U.S. imposes sanctions on Hong Kong’s Lam, other officials over crackdown

FILE PHOTO: Hong Kong Chief Executive Carrie Lam, wearing a face mask following the coronavirus disease (COVID-19) outbreak, attends a news conference in Hong Kong, China July 31, 2020. REUTERS/Lam Yik

By David Brunnstrom and Daphne Psaledakis

WASHINGTON (Reuters) – The United States on Friday imposed sanctions on Hong Kong Chief Executive Carrie Lam, the territory’s current and former police chiefs and eight other officials for their role in curtailing political freedoms in the territory.

The sanctions were imposed under an executive order U.S. President Donald Trump signed last month to punish China for its moves against dissent in Hong Kong and are the latest action by his administration against Beijing in the run-up to his November re-election bid.

As well as Lam, the sanctions target Hong Kong Police commissioner Chris Tang and his predecessor Stephen Lo; John Lee Ka-chiu, Hong Kong’s secretary of security, and Teresa Cheng, the justice secretary, the U.S. Treasury Department said in a statement.

It said Beijing’s imposition of draconian national security legislation had undermined Hong Kong’s autonomy and allowed mainland security services to operate with impunity, “setting the groundwork for censorship of any individuals or outlets that are deemed unfriendly to China.””Carrie Lam is the chief executive directly responsible for implementing Beijing’s policies of suppression of freedom and democratic processes,” it said.

“The United States stands with the people of Hong Kong and we will use our tools and authorities to target those undermining their autonomy,” Secretary of the Treasury Steven Mnuchin said in the statement.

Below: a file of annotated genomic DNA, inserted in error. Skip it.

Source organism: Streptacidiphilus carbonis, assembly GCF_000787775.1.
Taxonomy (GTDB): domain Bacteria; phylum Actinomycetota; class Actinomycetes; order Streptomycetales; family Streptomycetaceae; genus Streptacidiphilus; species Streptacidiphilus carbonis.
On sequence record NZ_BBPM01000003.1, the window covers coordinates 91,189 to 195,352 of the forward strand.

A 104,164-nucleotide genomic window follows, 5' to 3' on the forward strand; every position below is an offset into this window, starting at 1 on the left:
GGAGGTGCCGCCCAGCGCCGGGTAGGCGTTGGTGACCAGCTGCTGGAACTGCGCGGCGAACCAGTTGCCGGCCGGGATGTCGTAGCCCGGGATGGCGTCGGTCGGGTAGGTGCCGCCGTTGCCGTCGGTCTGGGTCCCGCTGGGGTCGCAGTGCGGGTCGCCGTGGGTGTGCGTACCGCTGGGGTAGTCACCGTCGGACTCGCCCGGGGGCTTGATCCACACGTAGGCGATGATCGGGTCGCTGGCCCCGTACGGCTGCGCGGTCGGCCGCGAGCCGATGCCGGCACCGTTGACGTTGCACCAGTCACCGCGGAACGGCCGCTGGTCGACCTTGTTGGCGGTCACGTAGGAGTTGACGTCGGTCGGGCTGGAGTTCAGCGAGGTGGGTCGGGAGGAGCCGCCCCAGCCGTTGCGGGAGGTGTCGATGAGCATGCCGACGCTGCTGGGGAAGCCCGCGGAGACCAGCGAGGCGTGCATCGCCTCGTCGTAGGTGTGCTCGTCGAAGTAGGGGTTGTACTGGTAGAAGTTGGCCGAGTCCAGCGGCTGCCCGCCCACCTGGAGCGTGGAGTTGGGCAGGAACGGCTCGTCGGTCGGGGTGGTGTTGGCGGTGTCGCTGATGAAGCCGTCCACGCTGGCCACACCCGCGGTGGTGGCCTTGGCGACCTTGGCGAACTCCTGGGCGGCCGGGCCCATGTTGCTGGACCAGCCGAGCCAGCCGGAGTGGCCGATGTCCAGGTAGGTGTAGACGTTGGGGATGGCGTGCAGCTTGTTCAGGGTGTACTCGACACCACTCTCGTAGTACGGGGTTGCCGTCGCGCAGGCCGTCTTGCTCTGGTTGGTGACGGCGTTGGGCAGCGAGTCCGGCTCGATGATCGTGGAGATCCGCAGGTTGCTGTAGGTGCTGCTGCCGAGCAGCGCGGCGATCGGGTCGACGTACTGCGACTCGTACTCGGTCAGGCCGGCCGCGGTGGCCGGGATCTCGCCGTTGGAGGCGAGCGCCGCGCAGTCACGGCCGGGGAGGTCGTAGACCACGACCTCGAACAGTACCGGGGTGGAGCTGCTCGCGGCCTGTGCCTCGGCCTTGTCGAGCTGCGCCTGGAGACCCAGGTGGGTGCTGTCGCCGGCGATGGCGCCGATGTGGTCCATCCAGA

The sanctions freeze any U.S. asset of the officials and generally bar Americans from doing business with them.

Tensions between the United States and China have been increasing daily. China’s foreign ministry said on Friday it firmly opposes executive orders that Trump announced this week to ban U.S. transactions with the Chinese owners of the WeChat and TikTok apps.

Last month, Carrie Lam postponed a Sept. 6 election to Hong Kong’s legislature by a year because of a rise in coronavirus cases, dealing a blow to the pro-democracy opposition that had hoped to make huge gains.

The United States condemned the action, saying it was the latest example of Beijing undermining democracy in the Chinese-ruled territory.

A source familiar with the matter said U.S. deliberations on the sanctions intensified after the election postponement.

(Reporting by Lisa Lambert, Susan Heavey, David Brunnstrom, Daphne Psaledakis and Matt Spetalnick; Editing by Chris Reese and Frances Kerry)

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